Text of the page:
In a lovely article Michael Morpurgo writes about the 50th anniversary of Amnesty, saying that ‘giving children a love of literature could help make the pressure group redundant’.

He descibes so beautifully the importance of literacy and the power of story to help us be human:

… developing in young children a love of poems and stories (fiction and non-fiction) is vital … It is through literature, not simply literacy, that we learn to understand and empathise. As readers, we learn about the lives of others, other places and cultures, other ways of seeing the world. We find out about the past, understand better how it made our today and how our today makes our tomorrow. We learn we are not alone in our feelings, that joy and pain are universal, that humanity is to be celebrated for its diversity but is ultimately one humanity. Through literature, we can find our place in the world, feel we belong and discover our sense of responsibility.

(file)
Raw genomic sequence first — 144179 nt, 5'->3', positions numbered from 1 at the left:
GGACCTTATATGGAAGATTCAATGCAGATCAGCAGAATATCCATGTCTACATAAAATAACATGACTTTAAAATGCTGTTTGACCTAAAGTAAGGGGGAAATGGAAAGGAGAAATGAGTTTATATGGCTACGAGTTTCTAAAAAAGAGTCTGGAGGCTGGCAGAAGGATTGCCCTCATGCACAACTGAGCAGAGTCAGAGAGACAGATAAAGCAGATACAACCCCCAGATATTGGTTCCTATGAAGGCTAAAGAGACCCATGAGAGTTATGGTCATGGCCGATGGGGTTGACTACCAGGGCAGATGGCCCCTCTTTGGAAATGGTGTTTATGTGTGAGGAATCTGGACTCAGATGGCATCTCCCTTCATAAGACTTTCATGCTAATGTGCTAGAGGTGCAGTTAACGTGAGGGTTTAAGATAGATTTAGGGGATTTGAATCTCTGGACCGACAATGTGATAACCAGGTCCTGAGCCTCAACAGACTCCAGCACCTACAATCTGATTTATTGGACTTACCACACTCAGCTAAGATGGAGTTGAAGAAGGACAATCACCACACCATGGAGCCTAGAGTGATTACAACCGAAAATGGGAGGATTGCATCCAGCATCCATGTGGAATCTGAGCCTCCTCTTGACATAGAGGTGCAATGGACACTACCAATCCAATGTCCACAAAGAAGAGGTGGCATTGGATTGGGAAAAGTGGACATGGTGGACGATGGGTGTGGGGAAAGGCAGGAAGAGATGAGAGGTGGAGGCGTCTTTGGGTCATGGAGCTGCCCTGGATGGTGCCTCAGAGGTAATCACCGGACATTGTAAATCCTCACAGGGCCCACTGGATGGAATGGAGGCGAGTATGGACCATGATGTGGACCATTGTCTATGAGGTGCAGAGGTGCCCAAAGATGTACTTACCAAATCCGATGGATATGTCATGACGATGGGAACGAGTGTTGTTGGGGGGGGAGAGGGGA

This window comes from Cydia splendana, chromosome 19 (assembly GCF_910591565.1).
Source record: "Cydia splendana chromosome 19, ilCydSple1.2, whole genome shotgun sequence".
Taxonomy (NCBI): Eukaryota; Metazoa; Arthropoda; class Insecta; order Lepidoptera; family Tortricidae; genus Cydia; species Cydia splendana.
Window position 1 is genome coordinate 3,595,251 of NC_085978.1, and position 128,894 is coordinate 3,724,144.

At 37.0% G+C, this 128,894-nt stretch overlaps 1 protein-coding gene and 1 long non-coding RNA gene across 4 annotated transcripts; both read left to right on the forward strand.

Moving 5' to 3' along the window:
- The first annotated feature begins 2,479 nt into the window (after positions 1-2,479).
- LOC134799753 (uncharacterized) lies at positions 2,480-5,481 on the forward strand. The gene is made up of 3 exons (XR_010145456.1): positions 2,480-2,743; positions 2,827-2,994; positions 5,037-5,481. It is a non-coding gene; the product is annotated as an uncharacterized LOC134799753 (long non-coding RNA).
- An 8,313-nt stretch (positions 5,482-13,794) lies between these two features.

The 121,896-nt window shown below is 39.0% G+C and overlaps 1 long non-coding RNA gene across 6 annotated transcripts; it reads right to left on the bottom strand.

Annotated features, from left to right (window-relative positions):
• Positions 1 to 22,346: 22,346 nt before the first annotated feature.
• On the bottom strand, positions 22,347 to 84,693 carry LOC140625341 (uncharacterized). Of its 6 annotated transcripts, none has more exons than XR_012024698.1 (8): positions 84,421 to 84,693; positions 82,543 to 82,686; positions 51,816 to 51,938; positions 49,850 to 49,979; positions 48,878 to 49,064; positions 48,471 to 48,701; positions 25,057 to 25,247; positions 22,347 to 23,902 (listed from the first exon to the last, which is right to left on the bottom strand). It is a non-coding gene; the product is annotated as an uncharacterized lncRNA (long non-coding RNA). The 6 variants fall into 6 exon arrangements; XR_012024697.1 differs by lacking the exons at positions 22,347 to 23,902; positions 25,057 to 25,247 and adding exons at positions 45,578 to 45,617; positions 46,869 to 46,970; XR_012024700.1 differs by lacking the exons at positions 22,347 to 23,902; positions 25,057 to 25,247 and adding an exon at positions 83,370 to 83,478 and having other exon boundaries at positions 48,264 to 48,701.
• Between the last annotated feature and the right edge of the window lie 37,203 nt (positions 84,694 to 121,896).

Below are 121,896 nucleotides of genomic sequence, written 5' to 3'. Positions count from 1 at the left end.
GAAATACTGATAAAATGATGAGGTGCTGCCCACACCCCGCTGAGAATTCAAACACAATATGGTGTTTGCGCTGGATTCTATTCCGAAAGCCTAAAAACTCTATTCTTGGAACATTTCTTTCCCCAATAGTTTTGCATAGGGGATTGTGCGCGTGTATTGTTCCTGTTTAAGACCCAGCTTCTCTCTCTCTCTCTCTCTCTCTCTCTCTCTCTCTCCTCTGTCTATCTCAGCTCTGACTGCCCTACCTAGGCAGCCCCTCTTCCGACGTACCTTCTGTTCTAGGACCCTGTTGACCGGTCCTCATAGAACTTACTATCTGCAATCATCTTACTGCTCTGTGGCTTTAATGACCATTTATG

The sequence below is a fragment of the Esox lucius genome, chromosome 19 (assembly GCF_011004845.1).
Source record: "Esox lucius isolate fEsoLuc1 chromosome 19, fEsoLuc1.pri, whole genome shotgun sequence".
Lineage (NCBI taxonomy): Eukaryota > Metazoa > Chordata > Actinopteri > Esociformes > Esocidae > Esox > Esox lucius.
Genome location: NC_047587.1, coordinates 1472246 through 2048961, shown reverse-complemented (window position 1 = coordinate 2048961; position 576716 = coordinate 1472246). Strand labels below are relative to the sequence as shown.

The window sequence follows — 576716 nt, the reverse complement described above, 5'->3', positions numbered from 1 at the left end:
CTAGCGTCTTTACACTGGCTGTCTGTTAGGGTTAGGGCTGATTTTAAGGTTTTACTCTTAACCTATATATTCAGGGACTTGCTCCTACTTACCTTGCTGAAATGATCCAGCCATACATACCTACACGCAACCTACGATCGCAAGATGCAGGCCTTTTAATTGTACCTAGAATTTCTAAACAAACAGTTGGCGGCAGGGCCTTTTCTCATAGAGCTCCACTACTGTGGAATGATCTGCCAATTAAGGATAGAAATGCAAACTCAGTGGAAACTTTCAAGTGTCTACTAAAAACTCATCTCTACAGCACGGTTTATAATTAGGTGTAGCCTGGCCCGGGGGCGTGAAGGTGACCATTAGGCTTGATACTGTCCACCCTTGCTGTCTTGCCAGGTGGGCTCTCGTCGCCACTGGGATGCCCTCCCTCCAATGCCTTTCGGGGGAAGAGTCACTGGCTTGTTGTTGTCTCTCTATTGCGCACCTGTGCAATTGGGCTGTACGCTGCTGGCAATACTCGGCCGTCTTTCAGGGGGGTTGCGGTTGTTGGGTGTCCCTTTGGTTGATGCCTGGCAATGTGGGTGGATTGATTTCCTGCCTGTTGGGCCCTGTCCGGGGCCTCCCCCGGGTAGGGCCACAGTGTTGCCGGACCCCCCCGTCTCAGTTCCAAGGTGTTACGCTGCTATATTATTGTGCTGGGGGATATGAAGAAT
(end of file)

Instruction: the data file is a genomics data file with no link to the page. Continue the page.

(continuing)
Amnesty understands this very well and it seeks out, encourages and endorses literature that it believes can help children develop this great skill of empathy, a skill that is vital for tolerance to grow, hatred to diminish and human rights to flourish.